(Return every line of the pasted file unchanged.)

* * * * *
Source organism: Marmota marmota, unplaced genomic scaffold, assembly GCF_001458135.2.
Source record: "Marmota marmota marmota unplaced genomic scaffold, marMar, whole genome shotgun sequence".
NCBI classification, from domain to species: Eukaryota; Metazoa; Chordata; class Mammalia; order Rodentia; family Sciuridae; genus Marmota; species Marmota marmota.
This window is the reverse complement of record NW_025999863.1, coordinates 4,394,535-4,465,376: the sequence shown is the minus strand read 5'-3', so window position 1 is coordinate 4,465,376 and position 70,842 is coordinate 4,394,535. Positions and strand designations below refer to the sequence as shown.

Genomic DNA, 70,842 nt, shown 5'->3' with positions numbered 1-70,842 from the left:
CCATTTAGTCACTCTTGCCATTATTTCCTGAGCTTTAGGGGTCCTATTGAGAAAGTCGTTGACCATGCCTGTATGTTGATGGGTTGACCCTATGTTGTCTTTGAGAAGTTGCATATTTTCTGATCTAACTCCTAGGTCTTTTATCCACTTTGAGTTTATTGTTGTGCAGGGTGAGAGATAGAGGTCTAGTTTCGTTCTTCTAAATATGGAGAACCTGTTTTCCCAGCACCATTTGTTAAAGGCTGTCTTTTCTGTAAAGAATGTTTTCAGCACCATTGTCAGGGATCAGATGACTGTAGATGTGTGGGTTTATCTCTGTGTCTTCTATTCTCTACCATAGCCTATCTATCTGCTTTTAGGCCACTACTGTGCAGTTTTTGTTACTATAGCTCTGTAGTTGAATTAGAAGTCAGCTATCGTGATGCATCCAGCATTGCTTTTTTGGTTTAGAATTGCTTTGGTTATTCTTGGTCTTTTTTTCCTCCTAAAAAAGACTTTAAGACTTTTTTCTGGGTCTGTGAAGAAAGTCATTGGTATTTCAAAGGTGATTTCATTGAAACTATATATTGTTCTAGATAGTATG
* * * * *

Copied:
Source organism: Marmota marmota, unplaced genomic scaffold, assembly GCF_001458135.2.
Source record: "Marmota marmota marmota unplaced genomic scaffold, marMar, whole genome shotgun sequence".
NCBI classification, from domain to species: Eukaryota; Metazoa; Chordata; class Mammalia; order Rodentia; family Sciuridae; genus Marmota; species Marmota marmota.
This window is the reverse complement of record NW_025999863.1, coordinates 4,394,535-4,465,376: the sequence shown is the minus strand read 5'-3', so window position 1 is coordinate 4,465,376 and position 70,842 is coordinate 4,394,535. Positions and strand designations below refer to the sequence as shown.

Genomic DNA, 70,842 nt, shown 5'->3' with positions numbered 1-70,842 from the left:
CCATTTAGTCACTCTTGCCATTATTTCCTGAGCTTTAGGGGTCCTATTGAGAAAGTCGTTGACCATGCCTGTATGTTGATGGGTTGACCCTATGTTGTCTTTGAGAAGTTGCATATTTTCTGATCTAACTCCTAGGTCTTTTATCCACTTTGAGTTTATTGTTGTGCAGGGTGAGAGATAGAGGTCTAGTTTCGTTCTTCTAAATATGGAGAACCTGTTTTCCCAGCACCATTTGTTAAAGGCTGTCTTTTCTGTAAAGAATGTTTTCAGCACCATTGTCAGGGATCAGATGACTGTAGATGTGTGGGTTTATCTCTGTGTCTTCTATTCTCTACCATAGCCTATCTATCTGCTTTTAGGCCACTACTGTGCAGTTTTTGTTACTATAGCTCTGTAGTTGAATTAGAAGTCAGCTATCGTGATGCATCCAGCATTGCTTTTTTGGTTTAGAATTGCTTTGGTTATTCTTGGTCTTTTTTTCCTCCTAAAAAAGACTTTAAGACTTTTTTCTGGGTCTGTGAAGAAAGTCATTGGTATTTCAAAGGTGATTTCATTGAAACTATATATTGTTCTAGATAGTATG